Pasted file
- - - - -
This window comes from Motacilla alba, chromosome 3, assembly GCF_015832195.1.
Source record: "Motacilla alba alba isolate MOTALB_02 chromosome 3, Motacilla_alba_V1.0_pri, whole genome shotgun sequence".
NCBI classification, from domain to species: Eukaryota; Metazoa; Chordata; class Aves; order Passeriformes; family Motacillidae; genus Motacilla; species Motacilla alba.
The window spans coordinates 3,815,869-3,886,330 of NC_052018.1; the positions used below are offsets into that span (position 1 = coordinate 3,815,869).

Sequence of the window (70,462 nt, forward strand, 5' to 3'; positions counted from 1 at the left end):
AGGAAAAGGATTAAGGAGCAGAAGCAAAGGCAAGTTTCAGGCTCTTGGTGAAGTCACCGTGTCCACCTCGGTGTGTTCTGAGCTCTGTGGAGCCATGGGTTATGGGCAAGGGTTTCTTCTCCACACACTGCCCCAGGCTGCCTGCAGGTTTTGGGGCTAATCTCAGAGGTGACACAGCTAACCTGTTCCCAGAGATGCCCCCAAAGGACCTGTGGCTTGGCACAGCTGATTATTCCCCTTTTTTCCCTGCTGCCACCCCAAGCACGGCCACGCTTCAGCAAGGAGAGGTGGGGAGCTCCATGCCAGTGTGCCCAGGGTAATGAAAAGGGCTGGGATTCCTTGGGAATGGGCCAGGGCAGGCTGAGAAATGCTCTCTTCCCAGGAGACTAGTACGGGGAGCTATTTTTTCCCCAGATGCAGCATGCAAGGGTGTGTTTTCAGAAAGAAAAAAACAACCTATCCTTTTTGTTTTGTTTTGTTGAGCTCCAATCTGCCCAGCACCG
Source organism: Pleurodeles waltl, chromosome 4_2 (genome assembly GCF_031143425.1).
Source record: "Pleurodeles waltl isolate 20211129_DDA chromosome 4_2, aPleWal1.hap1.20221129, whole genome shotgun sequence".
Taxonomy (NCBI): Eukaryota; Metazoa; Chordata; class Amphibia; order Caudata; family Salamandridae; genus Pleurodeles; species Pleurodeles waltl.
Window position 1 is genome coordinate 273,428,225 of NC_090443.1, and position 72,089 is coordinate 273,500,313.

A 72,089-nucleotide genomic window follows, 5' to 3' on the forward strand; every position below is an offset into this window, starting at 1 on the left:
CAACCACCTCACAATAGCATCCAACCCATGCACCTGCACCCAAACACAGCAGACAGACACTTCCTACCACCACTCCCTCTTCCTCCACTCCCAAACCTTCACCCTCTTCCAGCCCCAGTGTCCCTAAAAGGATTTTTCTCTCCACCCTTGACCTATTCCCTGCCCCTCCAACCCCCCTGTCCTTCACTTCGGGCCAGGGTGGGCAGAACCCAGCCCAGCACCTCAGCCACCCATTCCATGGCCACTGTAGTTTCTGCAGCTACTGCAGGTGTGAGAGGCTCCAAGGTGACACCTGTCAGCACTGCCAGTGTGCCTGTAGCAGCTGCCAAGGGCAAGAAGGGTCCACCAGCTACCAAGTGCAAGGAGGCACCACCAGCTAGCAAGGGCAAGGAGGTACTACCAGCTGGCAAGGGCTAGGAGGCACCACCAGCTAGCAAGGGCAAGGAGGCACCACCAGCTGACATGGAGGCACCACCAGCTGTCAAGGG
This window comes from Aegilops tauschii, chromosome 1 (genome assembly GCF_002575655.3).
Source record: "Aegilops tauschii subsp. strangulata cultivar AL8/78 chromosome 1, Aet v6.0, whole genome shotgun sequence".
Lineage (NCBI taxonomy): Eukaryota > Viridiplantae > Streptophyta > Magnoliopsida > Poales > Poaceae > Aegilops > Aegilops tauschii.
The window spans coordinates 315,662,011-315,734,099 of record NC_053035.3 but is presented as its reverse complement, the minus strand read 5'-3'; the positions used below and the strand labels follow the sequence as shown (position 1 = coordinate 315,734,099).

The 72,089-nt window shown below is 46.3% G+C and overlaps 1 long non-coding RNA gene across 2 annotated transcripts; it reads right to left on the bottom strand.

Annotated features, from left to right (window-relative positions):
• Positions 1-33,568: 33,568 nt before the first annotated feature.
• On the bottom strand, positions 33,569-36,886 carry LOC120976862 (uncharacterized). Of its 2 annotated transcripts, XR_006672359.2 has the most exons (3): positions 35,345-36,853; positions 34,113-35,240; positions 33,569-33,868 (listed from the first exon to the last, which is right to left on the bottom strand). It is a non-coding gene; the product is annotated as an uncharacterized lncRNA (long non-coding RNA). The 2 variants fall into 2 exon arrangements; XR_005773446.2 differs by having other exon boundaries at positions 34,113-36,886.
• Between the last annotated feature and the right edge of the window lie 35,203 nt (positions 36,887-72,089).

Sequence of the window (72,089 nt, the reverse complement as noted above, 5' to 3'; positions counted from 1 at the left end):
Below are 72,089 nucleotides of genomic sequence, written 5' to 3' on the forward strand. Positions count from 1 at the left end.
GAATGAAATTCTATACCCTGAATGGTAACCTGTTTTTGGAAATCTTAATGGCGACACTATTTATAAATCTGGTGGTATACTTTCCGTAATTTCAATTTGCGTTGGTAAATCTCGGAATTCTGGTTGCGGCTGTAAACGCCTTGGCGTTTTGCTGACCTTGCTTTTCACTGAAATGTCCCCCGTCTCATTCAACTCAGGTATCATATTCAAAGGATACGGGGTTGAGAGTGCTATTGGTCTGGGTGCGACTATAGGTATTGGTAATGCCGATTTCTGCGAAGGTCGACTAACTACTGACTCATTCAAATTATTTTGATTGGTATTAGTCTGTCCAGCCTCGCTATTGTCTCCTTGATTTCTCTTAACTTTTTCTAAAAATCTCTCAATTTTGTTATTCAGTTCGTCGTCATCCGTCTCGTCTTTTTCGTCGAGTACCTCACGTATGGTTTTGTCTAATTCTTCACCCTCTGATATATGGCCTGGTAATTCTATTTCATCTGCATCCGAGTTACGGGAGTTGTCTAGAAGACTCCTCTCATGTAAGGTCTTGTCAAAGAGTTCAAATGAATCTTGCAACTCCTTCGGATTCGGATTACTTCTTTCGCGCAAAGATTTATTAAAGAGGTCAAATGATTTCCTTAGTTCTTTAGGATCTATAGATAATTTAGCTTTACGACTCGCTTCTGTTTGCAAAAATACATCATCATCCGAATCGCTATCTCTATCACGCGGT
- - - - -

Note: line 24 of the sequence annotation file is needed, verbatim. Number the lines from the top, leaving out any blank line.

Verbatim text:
GAATGAAATTCTATACCCTGAATGGTAACCTGTTTTTGGAAATCTTAATGGCGACACTATTTATAAATCTGGTGGTATACTTTCCGTAATTTCAATTTGCGTTGGTAAATCTCGGAATTCTGGTTGCGGCTGTAAACGCCTTGGCGTTTTGCTGACCTTGCTTTTCACTGAAATGTCCCCCGTCTCATTCAACTCAGGTATCATATTCAAAGGATACGGGGTTGAGAGTGCTATTGGTCTGGGTGCGACTATAGGTATTGGTAATGCCGATTTCTGCGAAGGTCGACTAACTACTGACTCATTCAAATTATTTTGATTGGTATTAGTCTGTCCAGCCTCGCTATTGTCTCCTTGATTTCTCTTAACTTTTTCTAAAAATCTCTCAATTTTGTTATTCAGTTCGTCGTCATCCGTCTCGTCTTTTTCGTCGAGTACCTCACGTATGGTTTTGTCTAATTCTTCACCCTCTGATATATGGCCTGGTAATTCTATTTCATCTGCATCCGAGTTACGGGAGTTGTCTAGAAGACTCCTCTCATGTAAGGTCTTGTCAAAGAGTTCAAATGAATCTTGCAACTCCTTCGGATTCGGATTACTTCTTTCGCGCAAAGATTTATTAAAGAGGTCAAATGATTTCCTTAGTTCTTTAGGATCTATAGATAATTTAGCTTTACGACTCGCTTCTGTTTGCAAAAATACATCATCATCCGAATCGCTATCTCTATCACGCGGT